Science & Technology Book Reviews (page 166)

Released: Oct. 5, 1993

"First Principles'' of modernism—which he celebrates in the conclusion of this powerful and outspoken book. (Ninety illustrations)"
In a personal tour of modern architecture and the colorful, eccentric, clannish men (all men)—mostly displaced Europeans- -responsible for it, Blake (Curator for Architecture and Industrial Design/Museum of Modern Art; Form Follows Fiasco, 1977, etc.—not reviewed) recovers the energy, vision, and dedication that he says characterized the profession in the decades following WW II. Read full book review >
RACE TO THE MOON by William B. Breuer
Released: Oct. 1, 1993

"Crackerjack war adventures—and, in this case, the moon's the limit. (Twenty-nine photographs—not seen)"
Another smasher by Breuer, who specializes in thrilling reports of WW II spycraft and warfare (Geronimo!, Sea Wolf, Hitler's Undercover War—all 1989, etc.). Read full book review >

NEWTON'S CLOCK by Ivars Peterson
Released: Oct. 1, 1993

"Not for science illiterates, but astronomy and physics buffs will lap it up. (B&w illustrations—115—not seen)"
Peterson (math-and-physics editor at Science News) tells how science has unlocked the secrets of celestial motion. Read full book review >
Released: Oct. 1, 1993

"This is altogether more subjective, simplifying, and, finally, unconvincing."
Tilby, who produced a series called Soul for the BBC (to be seen in the US on the Learning Channel), here uses her findings from that program as the basis for a personal odyssey through the sometimes conflicting claims of Christianity and science. Read full book review >
Released: Oct. 1, 1993

"As Honderich would have it, whether you read his book is not a matter of choice. Nonetheless, recommended for those with well- muscled brains."
Honderich (Philosophy/University College, London) ponders an age-old question—are we free agents or pawns of unknown forces?—and winds up embracing determinism. Read full book review >

DINOSAUR HUNTERS by David A.E. Spalding
Released: Sept. 17, 1993

Solid and engrossing history of collecting the Big Ones (and their little brethren), by a science writer and museum advisor. Read full book review >
Released: Sept. 15, 1993

"This will sell."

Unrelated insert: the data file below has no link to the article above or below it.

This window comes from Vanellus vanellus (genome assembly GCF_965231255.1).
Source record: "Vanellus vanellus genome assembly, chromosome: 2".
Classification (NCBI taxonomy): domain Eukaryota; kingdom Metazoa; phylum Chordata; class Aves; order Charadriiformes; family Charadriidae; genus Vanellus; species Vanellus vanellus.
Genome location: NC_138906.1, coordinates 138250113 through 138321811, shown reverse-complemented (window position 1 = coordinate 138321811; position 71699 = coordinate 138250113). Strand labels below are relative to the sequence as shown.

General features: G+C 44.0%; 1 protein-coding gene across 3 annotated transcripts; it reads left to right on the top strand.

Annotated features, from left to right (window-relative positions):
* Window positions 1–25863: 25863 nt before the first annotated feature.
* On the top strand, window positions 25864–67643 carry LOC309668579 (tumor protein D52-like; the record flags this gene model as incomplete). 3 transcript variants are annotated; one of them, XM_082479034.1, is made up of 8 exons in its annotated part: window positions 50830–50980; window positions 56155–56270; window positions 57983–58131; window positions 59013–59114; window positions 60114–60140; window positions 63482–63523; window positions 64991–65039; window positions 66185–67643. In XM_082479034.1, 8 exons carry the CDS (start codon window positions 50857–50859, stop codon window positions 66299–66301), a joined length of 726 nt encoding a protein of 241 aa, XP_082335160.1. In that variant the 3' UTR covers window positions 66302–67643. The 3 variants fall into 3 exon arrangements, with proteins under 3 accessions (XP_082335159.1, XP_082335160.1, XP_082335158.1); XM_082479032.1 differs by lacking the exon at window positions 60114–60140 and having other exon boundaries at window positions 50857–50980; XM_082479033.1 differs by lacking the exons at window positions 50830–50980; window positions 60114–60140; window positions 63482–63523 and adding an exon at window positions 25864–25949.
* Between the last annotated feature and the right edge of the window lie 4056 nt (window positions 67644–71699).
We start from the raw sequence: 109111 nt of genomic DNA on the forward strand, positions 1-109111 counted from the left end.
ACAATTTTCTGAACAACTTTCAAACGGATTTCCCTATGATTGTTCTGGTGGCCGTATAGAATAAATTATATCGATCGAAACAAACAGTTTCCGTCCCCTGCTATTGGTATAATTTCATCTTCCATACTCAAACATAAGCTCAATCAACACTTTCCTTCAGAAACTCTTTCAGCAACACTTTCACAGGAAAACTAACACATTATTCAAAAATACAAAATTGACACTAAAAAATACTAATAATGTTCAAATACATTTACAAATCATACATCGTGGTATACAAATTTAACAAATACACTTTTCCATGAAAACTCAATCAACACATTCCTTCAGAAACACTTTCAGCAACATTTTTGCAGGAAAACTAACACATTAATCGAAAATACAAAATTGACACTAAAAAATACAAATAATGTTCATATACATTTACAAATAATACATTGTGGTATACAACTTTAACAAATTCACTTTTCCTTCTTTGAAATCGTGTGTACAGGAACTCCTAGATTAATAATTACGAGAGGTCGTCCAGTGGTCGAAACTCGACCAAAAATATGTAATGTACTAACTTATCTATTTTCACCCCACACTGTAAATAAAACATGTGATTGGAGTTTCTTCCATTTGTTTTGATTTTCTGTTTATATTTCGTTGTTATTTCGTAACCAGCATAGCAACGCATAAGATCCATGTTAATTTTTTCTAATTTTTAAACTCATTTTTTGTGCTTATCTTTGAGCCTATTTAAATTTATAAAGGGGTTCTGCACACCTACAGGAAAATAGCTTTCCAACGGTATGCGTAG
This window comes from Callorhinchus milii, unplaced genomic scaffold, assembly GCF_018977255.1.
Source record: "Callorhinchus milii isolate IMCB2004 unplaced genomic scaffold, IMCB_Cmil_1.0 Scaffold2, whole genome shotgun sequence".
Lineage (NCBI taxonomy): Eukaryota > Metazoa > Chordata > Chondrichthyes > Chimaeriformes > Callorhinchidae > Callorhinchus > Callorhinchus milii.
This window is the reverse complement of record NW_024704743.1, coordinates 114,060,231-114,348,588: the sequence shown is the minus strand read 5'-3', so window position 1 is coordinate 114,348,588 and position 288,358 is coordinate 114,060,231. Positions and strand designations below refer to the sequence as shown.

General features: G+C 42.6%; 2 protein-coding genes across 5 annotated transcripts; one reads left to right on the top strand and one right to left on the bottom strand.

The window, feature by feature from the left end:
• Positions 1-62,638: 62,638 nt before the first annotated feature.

Superstar physicist Hawking—whose A Brief History of Time (1988) is ensconsed in the Guinness Book of Records for having had the longest bestseller-run in English-language history—returns with 11 essays and one interview, covering matters autobiographical, scientific, and philosophical. Read full book review >
FEAR OF PHYSICS by Lawrence M. Krauss
Released: Sept. 15, 1993

"Less a guide for the perplexed than a theoretical introduction to the weirdness and beauty of the universe."
Physics made easy this is not. Read full book review >
Released: Sept. 15, 1993

An often interesting and provocative—though sometimes obvious and, finally, unconvincing—historical exploration of humanity's relationship to machines. Read full book review >
Released: Sept. 15, 1993

"Engaging and informative—but whether Stock turns out to be starry-eyed dreamer or hard-headed prophet remains to be seen. (Photographs and line drawings—not seen)"
A surprise from bestselling novelty-book author Stock (The Book of Questions, 1987, etc.): a jolting but seductively hopeful perspective on the future of human beings when the species is viewed—along with its culture, fellow species, and technology—as a superorganism. Read full book review >
Released: Sept. 14, 1993

"The author's call to arms hasn't many specifics, but his conviction and sincerity are relayed with power, and his gentle reflectiveness may well outlast the brassiest battle cry."
Freyfogle (Law/University of Illinois) joins the burgeoning chorus calling for a new land ethic—a new ecovision—before Earth's slow decline reaches the point of no return. Read full book review >
SELF-MADE MAN by Jonathan Kingdon
Released: Sept. 10, 1993

"Thought-provoking, information-packed fare for general readers as well as paleoanthropology buffs. (One hundred photos, maps, and drawings, including sketches by Kingdon of humans of various races and cultures, showcasing the diversity of the species.)"
Kingdon (Zoology/Oxford) examines human evolution with the idea that—beginning with the earliest stone axes and sharpened sticks—technology has been part of the human environment and, therefore, has influenced evolution. Read full book review >
Kirkus Interview
Jodi Picoult and Samantha van Leer
authors of OFF THE PAGE
May 19, 2015

Meet Oliver, a prince literally taken from the pages of a fairy tale and transported into the real world. Meet Delilah, the girl who wished Oliver into being. In bestseller Jodi Picoult and her daughter Samantha van Leer’s new young adult novel, Off the Page, it’s a miracle that seems perfect at first—but there are complications. To exist in Delilah’s world, Oliver must take the place of a regular boy. Enter Edgar, who agrees to play Oliver’s role in the pages of Delilah’s favorite book. But just when it seems that the plan will work, everything gets turned upside down. We talk to the mother-daughter team on Kirkus TV. View video >